**This article is not a substitute for the advice of an attorney.**
Today we have Part II of our discussion of Groundwater Conservation Districts in Texas. In case you missed Part I, click here.
What can GCDs do?
GCDs are granted broad power by the Texas Legislature to accomplish their purposes. GCDs develop both plans and rules and have eminent domain power.
All GCDs develop a groundwater management plan that outlines the GCD’s goals to provide the most efficient use of groundwater, controlling and preventing groundwater waste, controlling and preventing subsidence, addressing conjunctive surface water management issues, addressing natural resource issues, drought conditions, conservation, recharge, and desired future aquifer conditions. See Texas Admin. Code Section 356.52. These plans are submitted by each GCD to the Texas Water Development Board for approval. See Texas Water Code Section 36.1072. These management plans are updated at least every 5 years.
Additionally, GCDs must also participate in joint planning groups (GMAs), which are comprised of all GCDs in a particular geographic area. These joint planning groups develop a “desired future condition” plan for each aquifer in its area and submit that plan to the Texas Water Development Board. Once approved by the Texas Water Development Board, districts must adopt rules consistent with the management plan and may issue permits only up to the point where the desired future condition may be met for the area. See Texas Water Code Section 36.1071; 36.108.
GCDs are given the power to enact a variety of rules, which will be discussed in detail below. In adopting such rules, a GCD must consider several factors including all groundwater needs and uses in the district to ensure fair and impartial rules, the private right of groundwater ownership, the public interest in conservation, and the goals of the GCD’s management plan. See Texas Water Code Section 36.101.
By law, a GCD generally must require a permit for the drilling, equipping, operating, or completing of wells, or for substantially altering the size of existing wells or pumps. See Texas Water Code 36.113. GCDs each develop their own rules related to when permits are necessary, what information must be included in a permit, and whether a permit will be subject to a hearing. When a permit is filed, a GCD must determine whether the permit should be granted and makes that decision based on whether the proposed usage unreasonably affects existing groundwater and surface water resources or existing permit holders, whether the water will be put to beneficial use, whether the applicant has agreed to avoid waste and practice conservation, and whether a proposed use is consistent with the district’s management plan. See Texas Water Code Section 36.113.
Certain types of wells are statutorily exempt from the permitting process, and GCDs may not require that a permit be obtained. These include wells for domestic use, providing water to livestock or poultry located on a tract larger than 10 acres and if such well is incapable of producing more than 25,000 gallons a day; a well drilled solely to supply water for a rig that is actively engaged in drilling or exploration operations for an oil or gas well, and water used in the permitted production of mining pursuant to the Natural Resources Code. See Texas Water Code 36.117. Although no permit is required for such wells, it is required that wells be registered, and drilling rules are applicable.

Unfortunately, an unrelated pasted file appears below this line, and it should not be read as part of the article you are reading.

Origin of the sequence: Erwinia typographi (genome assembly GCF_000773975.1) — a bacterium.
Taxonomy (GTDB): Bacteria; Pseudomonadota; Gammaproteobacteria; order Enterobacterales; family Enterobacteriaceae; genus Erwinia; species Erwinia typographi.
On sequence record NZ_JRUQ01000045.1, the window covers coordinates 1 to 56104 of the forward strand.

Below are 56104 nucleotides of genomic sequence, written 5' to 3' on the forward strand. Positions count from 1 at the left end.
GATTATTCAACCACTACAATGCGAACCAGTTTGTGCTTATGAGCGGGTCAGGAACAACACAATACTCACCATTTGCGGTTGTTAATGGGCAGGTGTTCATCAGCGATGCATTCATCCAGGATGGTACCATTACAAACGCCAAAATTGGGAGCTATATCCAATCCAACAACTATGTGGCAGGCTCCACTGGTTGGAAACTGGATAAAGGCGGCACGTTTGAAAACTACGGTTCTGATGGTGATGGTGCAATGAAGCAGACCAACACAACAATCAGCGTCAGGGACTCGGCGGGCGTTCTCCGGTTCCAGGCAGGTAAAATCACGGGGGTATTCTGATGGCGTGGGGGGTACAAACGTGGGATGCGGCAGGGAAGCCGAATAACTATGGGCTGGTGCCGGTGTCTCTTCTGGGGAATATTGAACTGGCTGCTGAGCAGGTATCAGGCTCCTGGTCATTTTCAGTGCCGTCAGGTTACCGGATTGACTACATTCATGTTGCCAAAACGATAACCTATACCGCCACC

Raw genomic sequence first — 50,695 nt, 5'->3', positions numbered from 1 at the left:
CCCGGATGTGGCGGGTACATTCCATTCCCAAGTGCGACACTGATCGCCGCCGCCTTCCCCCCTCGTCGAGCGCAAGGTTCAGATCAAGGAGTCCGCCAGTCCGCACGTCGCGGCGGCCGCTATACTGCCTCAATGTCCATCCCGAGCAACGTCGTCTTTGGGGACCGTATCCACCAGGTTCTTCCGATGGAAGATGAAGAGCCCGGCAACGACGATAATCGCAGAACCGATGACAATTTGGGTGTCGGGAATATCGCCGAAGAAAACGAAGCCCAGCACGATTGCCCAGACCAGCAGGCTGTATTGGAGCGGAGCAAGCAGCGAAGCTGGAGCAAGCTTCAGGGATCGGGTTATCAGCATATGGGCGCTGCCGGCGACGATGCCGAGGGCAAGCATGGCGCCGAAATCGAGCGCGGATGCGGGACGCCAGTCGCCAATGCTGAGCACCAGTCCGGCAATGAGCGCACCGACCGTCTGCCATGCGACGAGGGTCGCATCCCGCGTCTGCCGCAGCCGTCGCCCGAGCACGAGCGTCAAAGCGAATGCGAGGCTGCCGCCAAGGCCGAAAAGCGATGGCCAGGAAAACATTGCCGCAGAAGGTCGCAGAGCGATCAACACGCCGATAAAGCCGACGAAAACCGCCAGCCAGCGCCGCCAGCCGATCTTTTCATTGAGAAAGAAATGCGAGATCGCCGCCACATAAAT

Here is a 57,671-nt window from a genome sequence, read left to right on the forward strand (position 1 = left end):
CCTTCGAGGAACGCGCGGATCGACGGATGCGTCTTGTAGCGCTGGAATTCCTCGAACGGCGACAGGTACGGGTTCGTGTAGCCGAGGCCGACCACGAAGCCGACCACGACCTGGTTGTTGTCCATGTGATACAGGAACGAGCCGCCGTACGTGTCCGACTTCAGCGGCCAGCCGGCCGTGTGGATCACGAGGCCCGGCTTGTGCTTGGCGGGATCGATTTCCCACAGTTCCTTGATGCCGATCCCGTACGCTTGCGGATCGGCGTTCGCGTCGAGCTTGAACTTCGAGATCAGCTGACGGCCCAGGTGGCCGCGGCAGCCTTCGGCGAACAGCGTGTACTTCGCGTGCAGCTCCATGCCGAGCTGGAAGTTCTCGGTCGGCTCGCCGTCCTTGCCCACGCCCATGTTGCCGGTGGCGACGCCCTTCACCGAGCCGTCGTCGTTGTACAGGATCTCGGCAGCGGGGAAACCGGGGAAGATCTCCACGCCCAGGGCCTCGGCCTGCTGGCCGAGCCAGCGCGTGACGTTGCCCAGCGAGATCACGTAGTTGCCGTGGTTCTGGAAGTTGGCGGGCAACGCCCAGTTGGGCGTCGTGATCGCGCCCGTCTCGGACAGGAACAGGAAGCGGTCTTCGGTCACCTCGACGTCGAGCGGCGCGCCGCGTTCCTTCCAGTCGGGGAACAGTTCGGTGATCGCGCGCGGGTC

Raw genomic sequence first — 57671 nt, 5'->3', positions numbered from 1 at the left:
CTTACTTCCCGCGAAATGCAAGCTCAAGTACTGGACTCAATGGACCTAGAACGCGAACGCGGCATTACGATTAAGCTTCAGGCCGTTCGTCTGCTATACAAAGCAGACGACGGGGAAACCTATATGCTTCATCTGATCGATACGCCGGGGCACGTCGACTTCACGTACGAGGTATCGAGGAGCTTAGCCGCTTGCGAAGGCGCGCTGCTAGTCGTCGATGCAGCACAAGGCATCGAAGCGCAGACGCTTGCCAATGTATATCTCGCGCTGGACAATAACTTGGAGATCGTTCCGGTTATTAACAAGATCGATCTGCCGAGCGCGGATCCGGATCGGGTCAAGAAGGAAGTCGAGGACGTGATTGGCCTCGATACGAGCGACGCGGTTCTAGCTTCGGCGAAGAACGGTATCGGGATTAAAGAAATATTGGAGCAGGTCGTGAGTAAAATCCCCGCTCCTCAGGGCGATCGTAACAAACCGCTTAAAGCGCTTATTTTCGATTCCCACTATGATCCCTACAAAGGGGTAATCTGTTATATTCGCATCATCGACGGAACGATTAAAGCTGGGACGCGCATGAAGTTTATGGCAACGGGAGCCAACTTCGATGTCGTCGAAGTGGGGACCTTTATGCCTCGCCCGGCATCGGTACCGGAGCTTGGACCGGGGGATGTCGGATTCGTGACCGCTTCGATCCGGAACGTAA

GCDs may require that records and reports be kept of the drilling of wells and the production and use of groundwater, see Texas Water Code Section 36.111, must require that drillers’ logs be kept of water wells and that the logs are filed with the GCD, see Texas Water Code Section 36.112, and may regulate spacing of wells and production of groundwater, see Texas Water Code Section 36.116.
Finally, GCDs are given the power to pass emergency rules without notice of hearing if the board finds that there is substantial likelihood of immediate peril to the public health, safety, or welfare, or a state or federal law requires adoption of a rule on less than 20 days notice, and the board prepares a written statement of these circumstances. Any such emergency rule is effective for no longer than 90 days, unless notice of hearing on the final rule is given within that 90 day period, in which case, the rule is effective for an additional 90 days. See Texas Water Code Section 36.1011.
A GCD has eminent domain power to acquire property within district bounds if necessary for conservation purposes. This power does not, however, allow the GCD to condemn land for the purpose of obtaining water rights or in order to produce, sell, or distribute water. See Texas Water Code Section 36.105.
How can GCDs control groundwater pumping when groundwater is the private property of a landowner?
Although Texas does recognizes that a landowner owns the groundwater below the surface of his land, this ownership does not entitle the landowner the right to capture any certain amount of groundwater from below the surface of his or her land. See Texas Water Code Section 36.002. Thus, GCDs are allowed to impose reasonable limitations upon the production of groundwater and may do so by setting spacing and tract size requirements, regulating production, and allocating a given share of water in an aquifer to a landowner on a proportionate basis. See Texas Water Code Section 36.002. A recent decision from the San Antonio Court of Appeal in Bragg v. Edwards Aquifer Authority, makes clear that if a GCD’s regulations go too far, however, a landowner may recover just compensation for the taking of his private property. [Read blog discussing Bragg case here.]